Scientists have redated an ancient hunting site in southern Alberta that pushes back the date for the earliest culture in North American by centuries.

Scientists have redated an ancient hunting site in southern Alberta that pushes back the date for the earliest culture in North American by centuries.

Ancient site sheds light on first Albertans

The prehistoric site at Wally’s Beach, in southwestern Calgary, Alberta, has been confirmed to be a much older site than was originally thought. According to University of Calgary archeologist Brian Kooyman, technology has advanced enough to change the dating by hundreds of years. This discovery now makes this North America’s oldest identifiable culture.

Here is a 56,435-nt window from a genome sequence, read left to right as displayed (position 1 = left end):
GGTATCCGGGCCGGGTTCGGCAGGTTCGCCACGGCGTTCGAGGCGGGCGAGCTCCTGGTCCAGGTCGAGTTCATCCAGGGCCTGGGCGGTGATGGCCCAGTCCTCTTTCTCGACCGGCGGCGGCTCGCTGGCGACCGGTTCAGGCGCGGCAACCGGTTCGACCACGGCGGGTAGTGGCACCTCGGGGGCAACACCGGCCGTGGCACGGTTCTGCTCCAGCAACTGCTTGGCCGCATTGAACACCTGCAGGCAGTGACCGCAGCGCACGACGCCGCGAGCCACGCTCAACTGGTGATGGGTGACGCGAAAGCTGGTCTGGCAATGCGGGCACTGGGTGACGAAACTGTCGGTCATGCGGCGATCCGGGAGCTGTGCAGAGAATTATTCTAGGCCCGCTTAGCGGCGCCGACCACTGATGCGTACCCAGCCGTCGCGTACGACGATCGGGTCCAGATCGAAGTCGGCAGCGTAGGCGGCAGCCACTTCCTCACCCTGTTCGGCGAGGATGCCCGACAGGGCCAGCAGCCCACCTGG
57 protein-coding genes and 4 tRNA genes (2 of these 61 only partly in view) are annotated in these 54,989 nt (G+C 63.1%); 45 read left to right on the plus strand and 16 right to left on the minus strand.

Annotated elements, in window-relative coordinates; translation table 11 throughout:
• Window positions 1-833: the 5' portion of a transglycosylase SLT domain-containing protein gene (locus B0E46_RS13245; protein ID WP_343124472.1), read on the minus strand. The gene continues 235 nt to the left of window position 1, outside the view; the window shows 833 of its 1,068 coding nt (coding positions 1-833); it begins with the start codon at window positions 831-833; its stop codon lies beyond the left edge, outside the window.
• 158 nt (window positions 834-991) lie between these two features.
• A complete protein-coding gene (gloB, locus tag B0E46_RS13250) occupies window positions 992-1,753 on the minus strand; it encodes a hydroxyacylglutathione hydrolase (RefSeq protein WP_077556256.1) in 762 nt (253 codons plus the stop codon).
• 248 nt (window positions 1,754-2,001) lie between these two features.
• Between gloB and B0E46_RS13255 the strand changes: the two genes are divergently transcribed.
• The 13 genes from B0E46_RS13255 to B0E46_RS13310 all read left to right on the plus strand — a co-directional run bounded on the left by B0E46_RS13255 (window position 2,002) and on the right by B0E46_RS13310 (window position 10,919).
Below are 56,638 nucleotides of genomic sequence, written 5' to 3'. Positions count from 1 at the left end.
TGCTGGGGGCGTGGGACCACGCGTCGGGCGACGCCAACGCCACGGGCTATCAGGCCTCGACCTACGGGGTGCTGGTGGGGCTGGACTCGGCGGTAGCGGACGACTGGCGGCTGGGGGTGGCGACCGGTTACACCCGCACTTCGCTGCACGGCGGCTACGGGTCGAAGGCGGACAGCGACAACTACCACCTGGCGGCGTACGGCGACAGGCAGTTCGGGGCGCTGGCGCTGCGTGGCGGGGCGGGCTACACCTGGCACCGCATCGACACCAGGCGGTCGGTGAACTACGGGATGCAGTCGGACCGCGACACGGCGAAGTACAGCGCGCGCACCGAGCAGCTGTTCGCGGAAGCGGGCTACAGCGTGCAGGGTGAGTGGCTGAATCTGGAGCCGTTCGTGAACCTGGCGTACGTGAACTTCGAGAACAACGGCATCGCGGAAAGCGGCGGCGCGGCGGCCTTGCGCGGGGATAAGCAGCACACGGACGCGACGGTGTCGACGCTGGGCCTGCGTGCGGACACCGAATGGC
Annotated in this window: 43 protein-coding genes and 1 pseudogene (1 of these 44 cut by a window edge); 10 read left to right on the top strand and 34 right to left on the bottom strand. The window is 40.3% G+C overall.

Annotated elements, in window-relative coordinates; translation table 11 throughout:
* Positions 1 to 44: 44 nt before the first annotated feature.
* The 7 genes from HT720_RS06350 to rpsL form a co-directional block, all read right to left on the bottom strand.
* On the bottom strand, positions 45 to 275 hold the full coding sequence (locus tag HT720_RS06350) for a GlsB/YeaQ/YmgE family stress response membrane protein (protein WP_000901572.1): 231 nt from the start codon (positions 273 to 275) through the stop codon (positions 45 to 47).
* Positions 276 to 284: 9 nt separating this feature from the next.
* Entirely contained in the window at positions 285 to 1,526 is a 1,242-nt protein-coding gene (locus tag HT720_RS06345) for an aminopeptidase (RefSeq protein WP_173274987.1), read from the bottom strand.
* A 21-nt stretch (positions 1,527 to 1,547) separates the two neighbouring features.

This fascinating sight near the St. Mary’s river was discovered in 1999 by a teacher who was taking a walk with his family. The water at that time was very low. The dirt and sand around it had been blown away, thus exposing the ancient artifacts.

It is presumed this spot was a favorite watering hole for the animals, and the old Albertans used the opportunity to replenish their meat supplies. You can still see the footprints of the butchered horses and camels. Camels, it seems, were animals native to North America, but they disappeared at the end of the ice ages.

The site features evidence of seven horses and one camel as well as an assembly of various choppers and knives created from stone. The cut marks on the bones of the animals are still visible as proof of a successful hunt.